Automatic Intensity Inhomogeneity Correction

Automatic intensity inhomogeneity correction

Intensity inhomogeneities in MR images can substantially reduce the accuracy of segmentation and registration. Despite advances of correcting spatial intensity inhomogeneities, the advent of multichannel phased array coils and 7T+ scanners have increased (again) the importance of this problem for post-scan processing (see image on left side in figure at top). Since many years, BrainVoyager includes a powerful intensity inhomogeneity correction (IIHC) tool that is based on a “surface fitting” approach to voxels preliminary labelled as white matter. This tool required, however, that presumed white matter voxels were manually selected (“pre-segmented”) and this could be time-consuming and the resulting quality depended on the experience of the user.

Version 2.2 of BrainVoyager QX introduces a new IIHC tool that operates fully automatic and produces excellent results. It is based on the same “surface fitting” approach as in previous versions that compare well with other IIHC tools (e.g. Sled et al., 1997, A comparison of retrospective intensity non-uniformity correction methods for MRI. Lecture Notes in Computer Science). The new version includes, however, several new tools, including automatic white matter labeling and integrated brain extraction. In most cases, pressing the “GO” button in the “Intensity inhomogeneity correction (IIHC)” field of the updated “16 Bit 3D Tools” dialog (see figure below) is sufficient to create a homogeneous data sets in a few seconds. Starting automatic IIHC triggers a sequence of processing steps resulting in a segmented, homogeneous brain data set (see top right image in figure above). In addition to the inhomogeneity corrected VMR data set, the automatic procedure also generates a representation of the “bias field” in the secondary VMR. This bias field is the fitted model of the low-frequency intensity variations of automaticaly labeled white matter voxels over space (see bottom right image in figure above).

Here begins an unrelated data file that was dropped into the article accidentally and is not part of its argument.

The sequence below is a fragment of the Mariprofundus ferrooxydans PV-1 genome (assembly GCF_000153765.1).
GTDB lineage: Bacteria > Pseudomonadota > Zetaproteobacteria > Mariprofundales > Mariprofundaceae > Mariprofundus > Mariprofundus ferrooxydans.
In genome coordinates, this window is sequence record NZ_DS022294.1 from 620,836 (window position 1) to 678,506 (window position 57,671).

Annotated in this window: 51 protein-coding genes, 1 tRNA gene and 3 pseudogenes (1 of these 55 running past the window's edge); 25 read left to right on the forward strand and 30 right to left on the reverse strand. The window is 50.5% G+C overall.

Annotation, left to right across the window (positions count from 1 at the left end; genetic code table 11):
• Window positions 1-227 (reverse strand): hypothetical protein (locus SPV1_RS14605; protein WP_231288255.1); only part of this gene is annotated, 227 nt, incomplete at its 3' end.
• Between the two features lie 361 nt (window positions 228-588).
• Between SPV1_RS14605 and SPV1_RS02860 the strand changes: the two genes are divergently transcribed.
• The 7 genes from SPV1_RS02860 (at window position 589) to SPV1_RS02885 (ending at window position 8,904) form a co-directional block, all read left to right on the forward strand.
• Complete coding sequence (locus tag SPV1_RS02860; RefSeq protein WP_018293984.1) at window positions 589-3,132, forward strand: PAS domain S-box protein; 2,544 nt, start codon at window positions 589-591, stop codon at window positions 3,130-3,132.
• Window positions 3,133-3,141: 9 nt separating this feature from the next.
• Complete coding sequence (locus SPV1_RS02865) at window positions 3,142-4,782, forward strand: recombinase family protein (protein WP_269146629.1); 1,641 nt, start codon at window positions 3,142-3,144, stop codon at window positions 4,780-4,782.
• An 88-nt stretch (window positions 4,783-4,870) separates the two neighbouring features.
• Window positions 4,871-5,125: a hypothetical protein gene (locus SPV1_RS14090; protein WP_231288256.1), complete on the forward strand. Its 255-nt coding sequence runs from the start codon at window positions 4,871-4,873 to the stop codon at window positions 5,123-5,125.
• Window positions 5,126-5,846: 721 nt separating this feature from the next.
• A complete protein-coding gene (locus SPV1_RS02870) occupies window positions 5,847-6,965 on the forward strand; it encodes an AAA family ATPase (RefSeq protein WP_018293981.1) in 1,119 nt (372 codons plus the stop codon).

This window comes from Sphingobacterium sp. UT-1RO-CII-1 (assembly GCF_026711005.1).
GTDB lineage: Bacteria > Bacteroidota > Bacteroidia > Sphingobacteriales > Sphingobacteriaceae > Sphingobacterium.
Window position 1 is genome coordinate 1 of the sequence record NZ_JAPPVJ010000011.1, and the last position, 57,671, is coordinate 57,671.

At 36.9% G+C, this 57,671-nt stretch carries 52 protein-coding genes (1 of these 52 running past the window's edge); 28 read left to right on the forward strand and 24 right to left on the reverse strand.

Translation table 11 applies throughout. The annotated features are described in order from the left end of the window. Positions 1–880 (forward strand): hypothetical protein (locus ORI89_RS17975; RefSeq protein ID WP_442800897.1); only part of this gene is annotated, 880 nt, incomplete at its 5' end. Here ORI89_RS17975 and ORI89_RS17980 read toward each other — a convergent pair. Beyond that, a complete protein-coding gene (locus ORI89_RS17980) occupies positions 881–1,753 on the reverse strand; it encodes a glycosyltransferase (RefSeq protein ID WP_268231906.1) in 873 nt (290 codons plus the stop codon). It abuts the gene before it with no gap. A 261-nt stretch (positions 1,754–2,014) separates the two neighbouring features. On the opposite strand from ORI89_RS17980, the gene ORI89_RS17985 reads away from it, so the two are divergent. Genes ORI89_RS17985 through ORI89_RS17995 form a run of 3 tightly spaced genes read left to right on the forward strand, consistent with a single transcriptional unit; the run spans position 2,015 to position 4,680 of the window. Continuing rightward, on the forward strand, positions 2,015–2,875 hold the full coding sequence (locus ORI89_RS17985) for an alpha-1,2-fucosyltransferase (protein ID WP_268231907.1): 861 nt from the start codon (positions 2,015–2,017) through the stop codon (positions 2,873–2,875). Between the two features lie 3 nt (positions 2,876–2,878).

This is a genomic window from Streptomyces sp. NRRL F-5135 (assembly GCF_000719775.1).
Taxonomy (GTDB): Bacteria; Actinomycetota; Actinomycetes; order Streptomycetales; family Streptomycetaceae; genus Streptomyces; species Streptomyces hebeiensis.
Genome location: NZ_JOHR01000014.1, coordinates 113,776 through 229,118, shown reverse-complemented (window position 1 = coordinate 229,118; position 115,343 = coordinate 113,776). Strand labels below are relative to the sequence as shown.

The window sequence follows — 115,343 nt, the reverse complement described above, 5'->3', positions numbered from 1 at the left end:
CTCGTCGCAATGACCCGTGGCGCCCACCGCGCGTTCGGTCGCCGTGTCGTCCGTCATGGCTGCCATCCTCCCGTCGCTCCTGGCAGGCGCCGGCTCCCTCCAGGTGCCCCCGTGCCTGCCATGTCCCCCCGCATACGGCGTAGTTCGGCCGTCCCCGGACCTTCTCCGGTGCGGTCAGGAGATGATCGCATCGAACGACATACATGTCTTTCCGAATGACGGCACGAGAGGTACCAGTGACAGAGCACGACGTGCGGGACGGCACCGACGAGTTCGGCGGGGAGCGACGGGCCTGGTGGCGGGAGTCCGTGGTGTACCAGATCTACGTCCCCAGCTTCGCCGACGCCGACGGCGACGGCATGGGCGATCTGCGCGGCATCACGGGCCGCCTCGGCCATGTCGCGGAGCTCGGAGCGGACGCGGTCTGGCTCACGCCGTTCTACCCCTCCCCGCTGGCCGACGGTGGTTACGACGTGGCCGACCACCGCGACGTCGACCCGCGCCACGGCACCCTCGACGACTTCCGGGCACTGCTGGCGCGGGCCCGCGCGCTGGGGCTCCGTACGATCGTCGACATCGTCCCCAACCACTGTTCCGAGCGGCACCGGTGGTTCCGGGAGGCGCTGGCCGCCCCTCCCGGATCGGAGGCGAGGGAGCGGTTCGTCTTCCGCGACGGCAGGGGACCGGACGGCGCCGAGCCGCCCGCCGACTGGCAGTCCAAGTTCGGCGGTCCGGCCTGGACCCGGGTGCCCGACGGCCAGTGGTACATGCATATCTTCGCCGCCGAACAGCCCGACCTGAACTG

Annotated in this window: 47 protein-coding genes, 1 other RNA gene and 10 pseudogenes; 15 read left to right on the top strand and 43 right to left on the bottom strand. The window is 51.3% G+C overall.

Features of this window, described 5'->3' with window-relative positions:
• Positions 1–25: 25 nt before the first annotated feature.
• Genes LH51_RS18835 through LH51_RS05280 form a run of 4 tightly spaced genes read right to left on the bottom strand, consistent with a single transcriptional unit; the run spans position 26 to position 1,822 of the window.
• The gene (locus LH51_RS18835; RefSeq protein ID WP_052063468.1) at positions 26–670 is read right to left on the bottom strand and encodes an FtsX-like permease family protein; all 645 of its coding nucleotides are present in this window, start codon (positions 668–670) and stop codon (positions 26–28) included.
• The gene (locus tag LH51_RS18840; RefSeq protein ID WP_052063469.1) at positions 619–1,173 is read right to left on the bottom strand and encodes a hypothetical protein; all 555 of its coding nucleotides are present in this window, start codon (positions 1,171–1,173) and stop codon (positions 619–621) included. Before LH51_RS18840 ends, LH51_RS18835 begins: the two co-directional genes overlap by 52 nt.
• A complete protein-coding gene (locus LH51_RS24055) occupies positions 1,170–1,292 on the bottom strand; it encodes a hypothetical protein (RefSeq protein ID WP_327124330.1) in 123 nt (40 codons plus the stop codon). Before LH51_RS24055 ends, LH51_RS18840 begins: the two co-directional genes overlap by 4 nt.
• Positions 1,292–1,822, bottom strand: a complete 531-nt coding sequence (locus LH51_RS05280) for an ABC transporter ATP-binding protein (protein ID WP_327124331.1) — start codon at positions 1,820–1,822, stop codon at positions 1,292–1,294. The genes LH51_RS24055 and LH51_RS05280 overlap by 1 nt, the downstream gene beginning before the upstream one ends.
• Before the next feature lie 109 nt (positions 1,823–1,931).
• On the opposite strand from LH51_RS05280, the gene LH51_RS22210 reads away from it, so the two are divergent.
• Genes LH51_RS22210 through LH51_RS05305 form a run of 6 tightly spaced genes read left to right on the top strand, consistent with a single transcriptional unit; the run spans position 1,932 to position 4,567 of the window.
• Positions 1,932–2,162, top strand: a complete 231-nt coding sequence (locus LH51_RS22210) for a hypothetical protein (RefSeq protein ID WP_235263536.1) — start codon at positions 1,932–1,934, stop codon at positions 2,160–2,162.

While a single run of the automatic IIHC process leads to very good results, the process is repeated once as default (No. of cycles: 2) to further increase the resulting homogeneity. More than two iterations do usually not lead to significant further improvements as can be assessed with the displayed intensity histograms that are generated for each iteration (see figure below). Each histogram shows the result before (blue line) and after (yellow line) application of one cycle through the processing pipeline. In the plot on the left side below (iteration 1), the blue line indicates that white and grey matter voxel intensities overlap substantially since there is only one major peak in the histogram; the yellow line indicates the successful application of the automatic inhomogeneity correction process since clearly revealing two peaks.


The plot on the right (Iteration 2) shows that a second run through the IIHC tool leads to further improvements but they are no longer as substantial than those obtained for the first iteration. Additional iterations do not usually not enhance the separation of the two peaks any further.
Note that the bias fields calculated at each iteration are also stored to disk. Since the first bias field highlights the most severe inhomogeneities, it is shown in the secondary VMR view even when running multiple iterations. Bias field visualizations from subsequent iterations can be loaded as separate VMRs or loaded in the secondary VMR view. More details about the automatic intensity inhomogeneity correction tool can be found in the BrainVoyager QX User’s Guide.